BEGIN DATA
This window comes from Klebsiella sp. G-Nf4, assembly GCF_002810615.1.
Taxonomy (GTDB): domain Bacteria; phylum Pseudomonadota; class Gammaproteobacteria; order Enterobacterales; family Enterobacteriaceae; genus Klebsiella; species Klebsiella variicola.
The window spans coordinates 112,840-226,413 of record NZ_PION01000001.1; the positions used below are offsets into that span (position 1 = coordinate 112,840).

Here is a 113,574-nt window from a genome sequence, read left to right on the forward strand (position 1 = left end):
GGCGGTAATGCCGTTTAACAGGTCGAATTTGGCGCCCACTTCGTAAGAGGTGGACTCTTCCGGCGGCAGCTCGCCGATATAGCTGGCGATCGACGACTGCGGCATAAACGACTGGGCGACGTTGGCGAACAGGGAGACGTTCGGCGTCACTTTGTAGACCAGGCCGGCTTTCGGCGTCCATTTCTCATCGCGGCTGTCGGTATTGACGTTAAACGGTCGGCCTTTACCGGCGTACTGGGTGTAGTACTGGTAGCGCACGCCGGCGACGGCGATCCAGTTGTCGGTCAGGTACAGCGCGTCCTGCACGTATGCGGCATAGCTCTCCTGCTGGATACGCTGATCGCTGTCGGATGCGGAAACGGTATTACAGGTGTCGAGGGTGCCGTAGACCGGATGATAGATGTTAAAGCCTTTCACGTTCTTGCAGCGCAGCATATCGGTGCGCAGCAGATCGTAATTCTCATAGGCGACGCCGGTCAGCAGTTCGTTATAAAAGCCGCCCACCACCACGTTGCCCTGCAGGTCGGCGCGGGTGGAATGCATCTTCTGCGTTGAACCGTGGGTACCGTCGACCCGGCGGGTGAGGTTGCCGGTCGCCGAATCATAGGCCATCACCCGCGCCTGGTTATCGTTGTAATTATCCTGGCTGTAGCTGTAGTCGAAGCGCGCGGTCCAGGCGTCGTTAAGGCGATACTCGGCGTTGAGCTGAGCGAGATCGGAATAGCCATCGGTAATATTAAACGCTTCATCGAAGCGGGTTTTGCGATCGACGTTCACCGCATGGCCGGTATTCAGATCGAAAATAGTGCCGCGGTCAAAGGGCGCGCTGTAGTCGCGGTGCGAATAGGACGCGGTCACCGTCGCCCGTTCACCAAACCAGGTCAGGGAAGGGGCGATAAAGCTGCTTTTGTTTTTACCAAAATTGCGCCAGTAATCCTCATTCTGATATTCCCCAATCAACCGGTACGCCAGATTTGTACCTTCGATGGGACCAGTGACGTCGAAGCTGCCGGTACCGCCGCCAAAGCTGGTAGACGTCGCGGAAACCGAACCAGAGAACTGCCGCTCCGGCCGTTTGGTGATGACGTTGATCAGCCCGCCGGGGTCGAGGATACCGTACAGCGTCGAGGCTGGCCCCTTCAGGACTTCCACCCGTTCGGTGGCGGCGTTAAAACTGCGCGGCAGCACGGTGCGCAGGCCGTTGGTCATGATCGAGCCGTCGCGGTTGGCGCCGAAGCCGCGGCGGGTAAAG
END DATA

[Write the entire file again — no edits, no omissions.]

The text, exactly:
This window comes from Klebsiella sp. G-Nf4, assembly GCF_002810615.1.
Taxonomy (GTDB): domain Bacteria; phylum Pseudomonadota; class Gammaproteobacteria; order Enterobacterales; family Enterobacteriaceae; genus Klebsiella; species Klebsiella variicola.
The window spans coordinates 112,840-226,413 of record NZ_PION01000001.1; the positions used below are offsets into that span (position 1 = coordinate 112,840).

Here is a 113,574-nt window from a genome sequence, read left to right on the forward strand (position 1 = left end):
GGCGGTAATGCCGTTTAACAGGTCGAATTTGGCGCCCACTTCGTAAGAGGTGGACTCTTCCGGCGGCAGCTCGCCGATATAGCTGGCGATCGACGACTGCGGCATAAACGACTGGGCGACGTTGGCGAACAGGGAGACGTTCGGCGTCACTTTGTAGACCAGGCCGGCTTTCGGCGTCCATTTCTCATCGCGGCTGTCGGTATTGACGTTAAACGGTCGGCCTTTACCGGCGTACTGGGTGTAGTACTGGTAGCGCACGCCGGCGACGGCGATCCAGTTGTCGGTCAGGTACAGCGCGTCCTGCACGTATGCGGCATAGCTCTCCTGCTGGATACGCTGATCGCTGTCGGATGCGGAAACGGTATTACAGGTGTCGAGGGTGCCGTAGACCGGATGATAGATGTTAAAGCCTTTCACGTTCTTGCAGCGCAGCATATCGGTGCGCAGCAGATCGTAATTCTCATAGGCGACGCCGGTCAGCAGTTCGTTATAAAAGCCGCCCACCACCACGTTGCCCTGCAGGTCGGCGCGGGTGGAATGCATCTTCTGCGTTGAACCGTGGGTACCGTCGACCCGGCGGGTGAGGTTGCCGGTCGCCGAATCATAGGCCATCACCCGCGCCTGGTTATCGTTGTAATTATCCTGGCTGTAGCTGTAGTCGAAGCGCGCGGTCCAGGCGTCGTTAAGGCGATACTCGGCGTTGAGCTGAGCGAGATCGGAATAGCCATCGGTAATATTAAACGCTTCATCGAAGCGGGTTTTGCGATCGACGTTCACCGCATGGCCGGTATTCAGATCGAAAATAGTGCCGCGGTCAAAGGGCGCGCTGTAGTCGCGGTGCGAATAGGACGCGGTCACCGTCGCCCGTTCACCAAACCAGGTCAGGGAAGGGGCGATAAAGCTGCTTTTGTTTTTACCAAAATTGCGCCAGTAATCCTCATTCTGATATTCCCCAATCAACCGGTACGCCAGATTTGTACCTTCGATGGGACCAGTGACGTCGAAGCTGCCGGTACCGCCGCCAAAGCTGGTAGACGTCGCGGAAACCGAACCAGAGAACTGCCGCTCCGGCCGTTTGGTGATGACGTTGATCAGCCCGCCGGGGTCGAGGATACCGTACAGCGTCGAGGCTGGCCCCTTCAGGACTTCCACCCGTTCGGTGGCGGCGTTAAAACTGCGCGGCAGCACGGTGCGCAGGCCGTTGGTCATGATCGAGCCGTCGCGGTTGGCGCCGAAGCCGCGGCGGGTAAAG